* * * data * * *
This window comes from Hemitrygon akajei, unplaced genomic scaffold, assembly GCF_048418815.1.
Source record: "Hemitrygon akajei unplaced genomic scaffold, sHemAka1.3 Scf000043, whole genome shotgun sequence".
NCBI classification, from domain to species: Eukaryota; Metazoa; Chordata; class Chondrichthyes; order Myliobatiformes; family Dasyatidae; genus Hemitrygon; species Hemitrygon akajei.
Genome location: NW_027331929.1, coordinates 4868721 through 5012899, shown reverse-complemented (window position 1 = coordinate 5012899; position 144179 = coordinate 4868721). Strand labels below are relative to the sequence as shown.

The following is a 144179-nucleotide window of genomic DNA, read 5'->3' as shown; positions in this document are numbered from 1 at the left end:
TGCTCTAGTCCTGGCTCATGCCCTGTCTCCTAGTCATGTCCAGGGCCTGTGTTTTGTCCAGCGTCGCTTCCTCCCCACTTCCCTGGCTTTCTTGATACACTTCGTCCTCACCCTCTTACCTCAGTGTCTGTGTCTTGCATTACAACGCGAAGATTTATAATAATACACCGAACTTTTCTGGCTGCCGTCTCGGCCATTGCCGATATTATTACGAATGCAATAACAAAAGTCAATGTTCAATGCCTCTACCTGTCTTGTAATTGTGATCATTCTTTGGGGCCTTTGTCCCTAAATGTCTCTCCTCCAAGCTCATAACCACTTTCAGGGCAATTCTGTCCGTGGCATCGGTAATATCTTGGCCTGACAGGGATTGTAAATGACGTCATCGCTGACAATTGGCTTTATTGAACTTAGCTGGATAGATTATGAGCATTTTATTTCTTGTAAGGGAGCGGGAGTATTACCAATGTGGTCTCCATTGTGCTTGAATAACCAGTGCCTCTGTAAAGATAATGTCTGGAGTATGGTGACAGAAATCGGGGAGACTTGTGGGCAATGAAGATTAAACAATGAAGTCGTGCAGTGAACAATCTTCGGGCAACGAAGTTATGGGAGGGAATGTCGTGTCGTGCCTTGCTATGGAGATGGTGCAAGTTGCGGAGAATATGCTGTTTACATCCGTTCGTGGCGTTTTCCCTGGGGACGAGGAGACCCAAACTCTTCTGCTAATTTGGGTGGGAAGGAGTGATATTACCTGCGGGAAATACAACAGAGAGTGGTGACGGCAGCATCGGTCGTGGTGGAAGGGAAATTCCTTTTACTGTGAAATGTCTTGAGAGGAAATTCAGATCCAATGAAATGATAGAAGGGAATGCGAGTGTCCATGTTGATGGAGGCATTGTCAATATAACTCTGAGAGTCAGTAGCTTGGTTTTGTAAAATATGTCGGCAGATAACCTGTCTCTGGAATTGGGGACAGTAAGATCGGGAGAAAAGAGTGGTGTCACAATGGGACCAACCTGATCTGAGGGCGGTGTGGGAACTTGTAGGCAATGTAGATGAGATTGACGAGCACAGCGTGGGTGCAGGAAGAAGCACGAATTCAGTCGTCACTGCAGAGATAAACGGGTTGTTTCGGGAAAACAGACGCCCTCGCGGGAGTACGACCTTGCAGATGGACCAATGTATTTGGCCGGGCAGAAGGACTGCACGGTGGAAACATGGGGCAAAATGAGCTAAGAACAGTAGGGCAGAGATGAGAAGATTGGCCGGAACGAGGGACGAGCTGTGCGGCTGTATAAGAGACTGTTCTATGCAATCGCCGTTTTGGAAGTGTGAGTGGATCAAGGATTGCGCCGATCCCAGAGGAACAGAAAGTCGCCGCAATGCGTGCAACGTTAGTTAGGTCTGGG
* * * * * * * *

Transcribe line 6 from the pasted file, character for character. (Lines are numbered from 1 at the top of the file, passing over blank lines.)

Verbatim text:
TGCTCTAGTCCTGGCTCATGCCCTGTCTCCTAGTCATGTCCAGGGCCTGTGTTTTGTCCAGCGTCGCTTCCTCCCCACTTCCCTGGCTTTCTTGATACACTTCGTCCTCACCCTCTTACCTCAGTGTCTGTGTCTTGCATTACAACGCGAAGATTTATAATAATACACCGAACTTTTCTGGCTGCCGTCTCGGCCATTGCCGATATTATTACGAATGCAATAACAAAAGTCAATGTTCAATGCCTCTACCTGTCTTGTAATTGTGATCATTCTTTGGGGCCTTTGTCCCTAAATGTCTCTCCTCCAAGCTCATAACCACTTTCAGGGCAATTCTGTCCGTGGCATCGGTAATATCTTGGCCTGACAGGGATTGTAAATGACGTCATCGCTGACAATTGGCTTTATTGAACTTAGCTGGATAGATTATGAGCATTTTATTTCTTGTAAGGGAGCGGGAGTATTACCAATGTGGTCTCCATTGTGCTTGAATAACCAGTGCCTCTGTAAAGATAATGTCTGGAGTATGGTGACAGAAATCGGGGAGACTTGTGGGCAATGAAGATTAAACAATGAAGTCGTGCAGTGAACAATCTTCGGGCAACGAAGTTATGGGAGGGAATGTCGTGTCGTGCCTTGCTATGGAGATGGTGCAAGTTGCGGAGAATATGCTGTTTACATCCGTTCGTGGCGTTTTCCCTGGGGACGAGGAGACCCAAACTCTTCTGCTAATTTGGGTGGGAAGGAGTGATATTACCTGCGGGAAATACAACAGAGAGTGGTGACGGCAGCATCGGTCGTGGTGGAAGGGAAATTCCTTTTACTGTGAAATGTCTTGAGAGGAAATTCAGATCCAATGAAATGATAGAAGGGAATGCGAGTGTCCATGTTGATGGAGGCATTGTCAATATAACTCTGAGAGTCAGTAGCTTGGTTTTGTAAAATATGTCGGCAGATAACCTGTCTCTGGAATTGGGGACAGTAAGATCGGGAGAAAAGAGTGGTGTCACAATGGGACCAACCTGATCTGAGGGCGGTGTGGGAACTTGTAGGCAATGTAGATGAGATTGACGAGCACAGCGTGGGTGCAGGAAGAAGCACGAATTCAGTCGTCACTGCAGAGATAAACGGGTTGTTTCGGGAAAACAGACGCCCTCGCGGGAGTACGACCTTGCAGATGGACCAATGTATTTGGCCGGGCAGAAGGACTGCACGGTGGAAACATGGGGCAAAATGAGCTAAGAACAGTAGGGCAGAGATGAGAAGATTGGCCGGAACGAGGGACGAGCTGTGCGGCTGTATAAGAGACTGTTCTATGCAATCGCCGTTTTGGAAGTGTGAGTGGATCAAGGATTGCGCCGATCCCAGAGGAACAGAAAGTCGCCGCAATGCGTGCAACGTTAGTTAGGTCTGGG